Solar Microgrids and Battery Storage

Achieving electricity cost reductions through energy storage

Achieving electricity cost reductions through energy storage: what Business needs to know

Energy storage represents the major opportunity for the electricity sector, as affordable energy storage promises to solve the intermittency issues that occur with cheap renewable power such as solar PV and wind energy. Over the past few years, rapid declines in the cost of energy storage technologies, such as lithium-ion batteries, have made the topic of energy storage enter mainstream conversations. However, does energy storage as it currently stands translate into cost savings for business? 

From electric vehicles to large-scale utility batteries: the global market context

The popularity of electric vehicle (EV) technology in many ways has facilitated rapid growth in the energy storage services market, driving down the costs of Lithium-ion batteries and associated technology. Daniel Goldstuck, head of Energy Storage and Microgrid Services at SOLA, believes that the progression of storage products and services can be clearly seen in the increasing presence of battery suppliers and other industry service providers at conferences, who tout their ability to provide reliable, high-tech solutions to intermittency battles. In addition, the mushrooming of utility-scale battery programmes globally indicates that interest in energy storage is entering the large-scale energy services market, leading potential clients to see energy storage as a potential solution to some of their needs. “The procurement of large-scale transmission assets ‘in front of the meter’ shows that utilities are starting to use energy storage to provide a number of services, including frequency response, renewables smoothing, and transmission deferral,” Goldstuck asserts. 

The uptake of such solutions is expanding globally. California, for example, has over 1 GW of storage solutions installed, and the state also provides rebates for residential storage systems. In Africa, Microgrids that combine energy-storage technology with clean energy generation are lauded for their ability to provide stable power to communities with weak or no grid access. Pico-grids, or home solar kits, are also increasingly seen as ways to assist rural homesteads and villages with electricity provision.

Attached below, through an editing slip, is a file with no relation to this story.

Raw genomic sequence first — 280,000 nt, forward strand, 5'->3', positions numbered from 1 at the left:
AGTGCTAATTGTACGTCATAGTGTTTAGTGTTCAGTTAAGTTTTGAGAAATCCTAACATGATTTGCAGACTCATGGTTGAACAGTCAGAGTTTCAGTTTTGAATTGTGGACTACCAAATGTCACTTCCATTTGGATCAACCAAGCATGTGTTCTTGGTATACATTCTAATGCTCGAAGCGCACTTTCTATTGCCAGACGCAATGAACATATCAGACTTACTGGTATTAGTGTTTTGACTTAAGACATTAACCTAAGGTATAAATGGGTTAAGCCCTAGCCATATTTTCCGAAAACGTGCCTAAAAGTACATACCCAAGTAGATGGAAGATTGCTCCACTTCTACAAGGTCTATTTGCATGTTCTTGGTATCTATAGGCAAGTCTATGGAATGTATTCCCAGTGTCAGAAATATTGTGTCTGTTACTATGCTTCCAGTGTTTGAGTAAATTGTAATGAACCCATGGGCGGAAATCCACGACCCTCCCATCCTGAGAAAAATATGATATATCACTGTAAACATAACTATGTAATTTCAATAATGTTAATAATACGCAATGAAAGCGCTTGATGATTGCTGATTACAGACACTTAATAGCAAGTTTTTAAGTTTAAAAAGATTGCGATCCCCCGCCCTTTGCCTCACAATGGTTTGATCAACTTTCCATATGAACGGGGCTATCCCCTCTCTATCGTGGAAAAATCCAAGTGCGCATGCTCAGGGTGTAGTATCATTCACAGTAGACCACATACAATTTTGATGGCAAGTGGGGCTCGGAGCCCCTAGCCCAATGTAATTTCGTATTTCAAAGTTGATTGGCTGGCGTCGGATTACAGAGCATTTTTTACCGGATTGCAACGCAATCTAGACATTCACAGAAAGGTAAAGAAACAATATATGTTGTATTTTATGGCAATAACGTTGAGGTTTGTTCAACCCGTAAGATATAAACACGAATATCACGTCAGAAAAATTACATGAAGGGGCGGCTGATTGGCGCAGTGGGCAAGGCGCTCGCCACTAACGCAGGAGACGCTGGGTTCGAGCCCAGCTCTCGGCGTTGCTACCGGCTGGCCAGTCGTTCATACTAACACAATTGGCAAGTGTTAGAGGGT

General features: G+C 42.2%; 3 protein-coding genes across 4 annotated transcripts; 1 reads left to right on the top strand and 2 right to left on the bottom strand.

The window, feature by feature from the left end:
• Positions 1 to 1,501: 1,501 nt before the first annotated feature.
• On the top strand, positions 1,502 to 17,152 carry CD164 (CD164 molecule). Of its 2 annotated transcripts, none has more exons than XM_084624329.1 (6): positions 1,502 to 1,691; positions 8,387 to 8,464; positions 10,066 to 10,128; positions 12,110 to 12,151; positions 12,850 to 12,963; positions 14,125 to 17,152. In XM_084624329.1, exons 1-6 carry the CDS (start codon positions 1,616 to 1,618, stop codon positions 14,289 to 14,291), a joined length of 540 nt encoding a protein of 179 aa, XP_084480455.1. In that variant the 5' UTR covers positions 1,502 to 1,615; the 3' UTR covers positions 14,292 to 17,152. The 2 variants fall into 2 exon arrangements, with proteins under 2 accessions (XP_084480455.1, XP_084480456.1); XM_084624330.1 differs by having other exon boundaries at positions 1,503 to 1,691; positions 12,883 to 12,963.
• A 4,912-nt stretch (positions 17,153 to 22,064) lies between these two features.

However, the application of microgrids and energy storage solutions do not only apply to rural and utility scale efforts, but also to the large segment of commercial and industrial energy consumers in between. Rurally-located mining operations, for example, can benefit from energy storage applications that link to cheap and reliable renewables, moving operations to electricity that is less cost- and carbon- intensive than diesel.

storage and solar PV: a perfect match

Solar PV is the cheapest form of energy in most countries globally. This is because it is solar power is an abundant renewable resource, the technology to harness it is relatively cheap to install, and it lasts for 20-plus years. However, solar PV is most abundant in the middle of the day, and starts to wane during “peak” energy hours such as early morning and evening. When combined with energy storage, the abundant, cheap electricity generated by the sun during midday can be stored and deployed during these peak usage times. Because storage is also programmable, it can be deployed when most needed – preventing wastage and increasing the economic value of each kWh stored. 

However, this programmable aspect of microgrids also make them more expensive than the typical grid-tied solar PV facility. “Solar PV and storage microgrids need to function seamlessly, so that power is not interrupted, and battery life needs to be managed carefully in order to ensure their longevity. This takes quite specific and extensive engineering to get right,” Goldstuck adds.